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Arkansas Governor Speaks On Memorial Day In Context Of COVID-19 Pandemic

Governor's Office

Despite the coronavirus pandemic, Arkansas paid tribute to members of the military Monday who have died in the line of duty. Gov. Asa Hutchinson spoke at a Memorial Day service at the Arkansas State Veterans Cemetery in North Little Rock which was not open to the public, but streamed online.

"I am glad that in Arkansas, we have decided to go ahead and to honor those who have given the ultimate sacrifice today, even though it is under unusual circumstances and protocols," Hutchinson told a small group of military and state leaders. He noted that some states had cancelled their official holiday events.

In a ceremony complete with traditions like the playing of “Taps” and the laying of wreaths, Hutchinson spoke of the impact the coronavirus pandemic has had on society, comparing it to adversaries fought in wars.

"Today we face another enemy. It is a deadly virus, cannot be seen," Hutchinson said. "It silently attacks and kills. Almost 100,000 Americans have lost their lives within 100 days as a result of this new enemy. How do we respond? Well, we respond the same as Americans have responded for more than 200 years: with grit by calling upon the strength of the American character, and the resilience of the American spirit."

The governor spoke of seeing a photo over the weekend from 1918 showing a football game in Atlanta, Georgia. At the time, the Allies were nearing victory during World War I in Europe, but the nation was being devastated by the Spanish flu pandemic, which killed 675,000 Americans.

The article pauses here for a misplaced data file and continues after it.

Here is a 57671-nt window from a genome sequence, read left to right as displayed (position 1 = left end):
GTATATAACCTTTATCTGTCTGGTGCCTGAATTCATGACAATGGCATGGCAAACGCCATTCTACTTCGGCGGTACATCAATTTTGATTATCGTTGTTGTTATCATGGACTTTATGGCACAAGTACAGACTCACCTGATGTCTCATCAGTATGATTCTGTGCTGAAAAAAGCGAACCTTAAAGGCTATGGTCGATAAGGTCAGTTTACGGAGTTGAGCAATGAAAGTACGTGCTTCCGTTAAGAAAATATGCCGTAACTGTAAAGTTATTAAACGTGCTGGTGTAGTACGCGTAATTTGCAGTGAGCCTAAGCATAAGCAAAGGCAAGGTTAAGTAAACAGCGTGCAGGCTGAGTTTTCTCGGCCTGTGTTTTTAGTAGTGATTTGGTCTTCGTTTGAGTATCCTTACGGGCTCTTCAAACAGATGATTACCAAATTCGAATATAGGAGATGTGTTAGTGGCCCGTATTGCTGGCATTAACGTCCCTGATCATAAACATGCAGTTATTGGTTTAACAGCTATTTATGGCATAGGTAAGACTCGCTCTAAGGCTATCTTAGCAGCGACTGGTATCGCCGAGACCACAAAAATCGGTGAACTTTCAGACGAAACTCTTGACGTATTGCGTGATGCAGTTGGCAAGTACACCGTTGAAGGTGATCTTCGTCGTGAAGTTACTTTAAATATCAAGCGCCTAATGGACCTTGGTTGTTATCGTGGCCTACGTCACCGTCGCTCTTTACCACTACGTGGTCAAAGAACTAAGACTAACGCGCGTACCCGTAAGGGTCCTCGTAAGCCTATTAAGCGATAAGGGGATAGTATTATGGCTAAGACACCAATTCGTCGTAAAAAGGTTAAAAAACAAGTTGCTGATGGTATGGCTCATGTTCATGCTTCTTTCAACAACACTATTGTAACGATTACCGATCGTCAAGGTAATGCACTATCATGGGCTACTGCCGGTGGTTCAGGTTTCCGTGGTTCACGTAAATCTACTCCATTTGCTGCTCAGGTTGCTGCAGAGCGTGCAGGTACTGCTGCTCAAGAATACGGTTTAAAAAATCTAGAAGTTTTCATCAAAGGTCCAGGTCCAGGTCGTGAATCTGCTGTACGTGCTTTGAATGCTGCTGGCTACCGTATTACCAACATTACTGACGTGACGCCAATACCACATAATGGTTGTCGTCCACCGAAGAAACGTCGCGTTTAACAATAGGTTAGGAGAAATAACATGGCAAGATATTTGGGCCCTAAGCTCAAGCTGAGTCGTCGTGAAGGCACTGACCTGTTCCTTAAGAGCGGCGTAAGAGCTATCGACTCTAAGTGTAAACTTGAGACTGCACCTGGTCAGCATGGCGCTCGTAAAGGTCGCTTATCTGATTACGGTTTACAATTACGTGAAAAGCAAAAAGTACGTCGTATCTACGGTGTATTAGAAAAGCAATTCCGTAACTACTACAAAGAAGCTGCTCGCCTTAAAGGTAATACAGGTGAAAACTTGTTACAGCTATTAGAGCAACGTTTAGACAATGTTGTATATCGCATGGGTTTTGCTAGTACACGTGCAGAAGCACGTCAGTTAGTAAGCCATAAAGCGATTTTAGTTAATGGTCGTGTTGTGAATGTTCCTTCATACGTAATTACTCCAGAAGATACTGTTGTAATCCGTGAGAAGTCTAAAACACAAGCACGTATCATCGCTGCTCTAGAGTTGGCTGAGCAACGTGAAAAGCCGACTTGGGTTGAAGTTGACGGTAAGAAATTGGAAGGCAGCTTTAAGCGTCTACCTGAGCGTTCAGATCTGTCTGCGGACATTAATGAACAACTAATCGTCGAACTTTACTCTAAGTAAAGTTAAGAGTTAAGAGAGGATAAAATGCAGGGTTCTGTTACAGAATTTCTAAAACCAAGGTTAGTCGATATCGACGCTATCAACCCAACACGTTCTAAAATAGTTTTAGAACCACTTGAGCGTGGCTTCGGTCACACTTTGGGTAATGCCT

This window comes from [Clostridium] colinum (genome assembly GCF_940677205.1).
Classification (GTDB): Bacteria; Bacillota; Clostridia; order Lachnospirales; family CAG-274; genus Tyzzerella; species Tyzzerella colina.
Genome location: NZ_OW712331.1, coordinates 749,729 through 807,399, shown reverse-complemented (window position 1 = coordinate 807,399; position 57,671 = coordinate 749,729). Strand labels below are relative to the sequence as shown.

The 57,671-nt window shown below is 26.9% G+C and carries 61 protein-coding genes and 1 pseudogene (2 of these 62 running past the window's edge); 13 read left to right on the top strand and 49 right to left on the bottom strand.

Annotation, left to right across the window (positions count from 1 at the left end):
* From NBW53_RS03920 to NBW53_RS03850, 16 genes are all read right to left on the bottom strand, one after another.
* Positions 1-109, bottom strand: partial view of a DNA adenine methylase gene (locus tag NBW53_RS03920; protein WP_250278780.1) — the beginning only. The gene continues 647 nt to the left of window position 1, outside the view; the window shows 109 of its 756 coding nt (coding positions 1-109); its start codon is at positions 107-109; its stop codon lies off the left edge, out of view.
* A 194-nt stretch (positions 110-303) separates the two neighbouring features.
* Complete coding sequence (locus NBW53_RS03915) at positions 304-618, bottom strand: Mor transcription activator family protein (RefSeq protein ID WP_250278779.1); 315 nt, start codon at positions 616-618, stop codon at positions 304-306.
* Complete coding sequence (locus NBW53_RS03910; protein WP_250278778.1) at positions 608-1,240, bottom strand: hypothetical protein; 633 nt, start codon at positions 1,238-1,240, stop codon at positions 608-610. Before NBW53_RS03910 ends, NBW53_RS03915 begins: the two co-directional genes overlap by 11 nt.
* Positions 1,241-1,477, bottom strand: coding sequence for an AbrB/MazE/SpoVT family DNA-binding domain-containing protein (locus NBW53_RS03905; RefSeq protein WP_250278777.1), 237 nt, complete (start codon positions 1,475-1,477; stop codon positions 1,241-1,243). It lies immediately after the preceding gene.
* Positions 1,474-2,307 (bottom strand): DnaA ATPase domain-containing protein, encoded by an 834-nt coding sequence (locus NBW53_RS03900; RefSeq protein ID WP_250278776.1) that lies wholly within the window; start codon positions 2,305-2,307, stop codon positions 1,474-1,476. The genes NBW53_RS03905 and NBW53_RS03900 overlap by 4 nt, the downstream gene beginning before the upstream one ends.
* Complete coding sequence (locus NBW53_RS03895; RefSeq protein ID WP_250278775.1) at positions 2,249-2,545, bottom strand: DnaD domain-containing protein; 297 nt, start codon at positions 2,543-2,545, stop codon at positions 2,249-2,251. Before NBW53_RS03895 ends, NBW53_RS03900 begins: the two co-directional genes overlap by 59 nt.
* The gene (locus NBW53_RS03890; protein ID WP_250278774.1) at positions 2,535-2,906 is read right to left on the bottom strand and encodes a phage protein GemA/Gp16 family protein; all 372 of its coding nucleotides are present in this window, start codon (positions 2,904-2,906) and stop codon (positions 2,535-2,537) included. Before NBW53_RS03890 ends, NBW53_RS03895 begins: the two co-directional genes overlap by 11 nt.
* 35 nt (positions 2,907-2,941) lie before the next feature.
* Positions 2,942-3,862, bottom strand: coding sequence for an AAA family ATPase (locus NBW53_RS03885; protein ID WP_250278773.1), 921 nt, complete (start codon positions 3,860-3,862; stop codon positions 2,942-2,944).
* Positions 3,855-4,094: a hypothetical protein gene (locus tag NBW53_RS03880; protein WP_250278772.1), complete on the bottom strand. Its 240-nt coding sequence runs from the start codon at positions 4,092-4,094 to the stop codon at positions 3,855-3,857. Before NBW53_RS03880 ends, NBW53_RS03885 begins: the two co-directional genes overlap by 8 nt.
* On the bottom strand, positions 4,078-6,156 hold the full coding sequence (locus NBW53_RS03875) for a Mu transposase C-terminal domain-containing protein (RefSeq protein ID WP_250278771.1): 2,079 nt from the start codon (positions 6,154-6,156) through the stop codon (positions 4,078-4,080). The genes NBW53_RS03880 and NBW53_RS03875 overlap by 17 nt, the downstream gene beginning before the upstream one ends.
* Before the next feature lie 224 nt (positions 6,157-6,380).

Hutchinson noted that spectators in the stands at Grant Stadium were wearing face coverings and were appropriately distanced from one another.

"That was over 100 years ago. They reflected the spirit of our great country – war in Europe and a deadly virus at home – yet life went on with common sense protections," Hutchinson said. "If they can go to a football game, surely, we can come here today in these unusual circumstances to honor those that have given the ultimate sacrifice."

Hutchinson also expressed his gratitude for the work being done by medical professionals and called on “the American spirit, which replaces fear with action, common sense, and compassion” to aid in getting through the challenges that are similar to those encountered over a century ago.

Phoebe Sanders was an intern for KUAR's news department from December 2019 through August 2020. She is graduate in 2021 from Episcopal Collegiate School, and hopes to study political science and religious studies in college.
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